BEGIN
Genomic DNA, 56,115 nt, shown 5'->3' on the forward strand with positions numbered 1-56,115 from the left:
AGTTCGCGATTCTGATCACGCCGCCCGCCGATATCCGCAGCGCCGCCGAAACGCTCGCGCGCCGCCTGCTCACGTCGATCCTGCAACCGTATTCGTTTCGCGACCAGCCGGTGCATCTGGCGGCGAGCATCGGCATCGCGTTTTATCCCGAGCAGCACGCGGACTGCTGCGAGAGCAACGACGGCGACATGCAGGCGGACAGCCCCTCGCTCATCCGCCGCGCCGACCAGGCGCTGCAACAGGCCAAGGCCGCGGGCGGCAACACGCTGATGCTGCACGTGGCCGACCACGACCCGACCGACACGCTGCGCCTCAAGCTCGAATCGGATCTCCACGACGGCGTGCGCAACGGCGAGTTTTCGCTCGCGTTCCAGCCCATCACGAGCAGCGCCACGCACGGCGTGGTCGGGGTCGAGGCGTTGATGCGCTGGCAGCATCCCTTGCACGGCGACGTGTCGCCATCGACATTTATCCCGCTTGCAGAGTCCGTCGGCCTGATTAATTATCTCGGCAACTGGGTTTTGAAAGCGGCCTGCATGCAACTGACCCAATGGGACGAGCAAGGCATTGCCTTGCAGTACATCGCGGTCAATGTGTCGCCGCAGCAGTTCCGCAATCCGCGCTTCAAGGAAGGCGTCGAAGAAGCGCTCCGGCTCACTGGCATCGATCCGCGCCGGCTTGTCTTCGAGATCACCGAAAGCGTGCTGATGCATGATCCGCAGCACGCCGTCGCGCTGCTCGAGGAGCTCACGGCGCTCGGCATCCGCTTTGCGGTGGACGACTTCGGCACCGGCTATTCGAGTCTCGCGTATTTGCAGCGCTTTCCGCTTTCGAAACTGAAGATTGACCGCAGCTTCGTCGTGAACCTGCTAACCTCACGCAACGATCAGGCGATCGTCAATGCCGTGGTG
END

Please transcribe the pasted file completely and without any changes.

Genomic DNA, 56,115 nt, shown 5'->3' on the forward strand with positions numbered 1-56,115 from the left:
AGTTCGCGATTCTGATCACGCCGCCCGCCGATATCCGCAGCGCCGCCGAAACGCTCGCGCGCCGCCTGCTCACGTCGATCCTGCAACCGTATTCGTTTCGCGACCAGCCGGTGCATCTGGCGGCGAGCATCGGCATCGCGTTTTATCCCGAGCAGCACGCGGACTGCTGCGAGAGCAACGACGGCGACATGCAGGCGGACAGCCCCTCGCTCATCCGCCGCGCCGACCAGGCGCTGCAACAGGCCAAGGCCGCGGGCGGCAACACGCTGATGCTGCACGTGGCCGACCACGACCCGACCGACACGCTGCGCCTCAAGCTCGAATCGGATCTCCACGACGGCGTGCGCAACGGCGAGTTTTCGCTCGCGTTCCAGCCCATCACGAGCAGCGCCACGCACGGCGTGGTCGGGGTCGAGGCGTTGATGCGCTGGCAGCATCCCTTGCACGGCGACGTGTCGCCATCGACATTTATCCCGCTTGCAGAGTCCGTCGGCCTGATTAATTATCTCGGCAACTGGGTTTTGAAAGCGGCCTGCATGCAACTGACCCAATGGGACGAGCAAGGCATTGCCTTGCAGTACATCGCGGTCAATGTGTCGCCGCAGCAGTTCCGCAATCCGCGCTTCAAGGAAGGCGTCGAAGAAGCGCTCCGGCTCACTGGCATCGATCCGCGCCGGCTTGTCTTCGAGATCACCGAAAGCGTGCTGATGCATGATCCGCAGCACGCCGTCGCGCTGCTCGAGGAGCTCACGGCGCTCGGCATCCGCTTTGCGGTGGACGACTTCGGCACCGGCTATTCGAGTCTCGCGTATTTGCAGCGCTTTCCGCTTTCGAAACTGAAGATTGACCGCAGCTTCGTCGTGAACCTGCTAACCTCACGCAACGATCAGGCGATCGTCAATGCCGTGGTG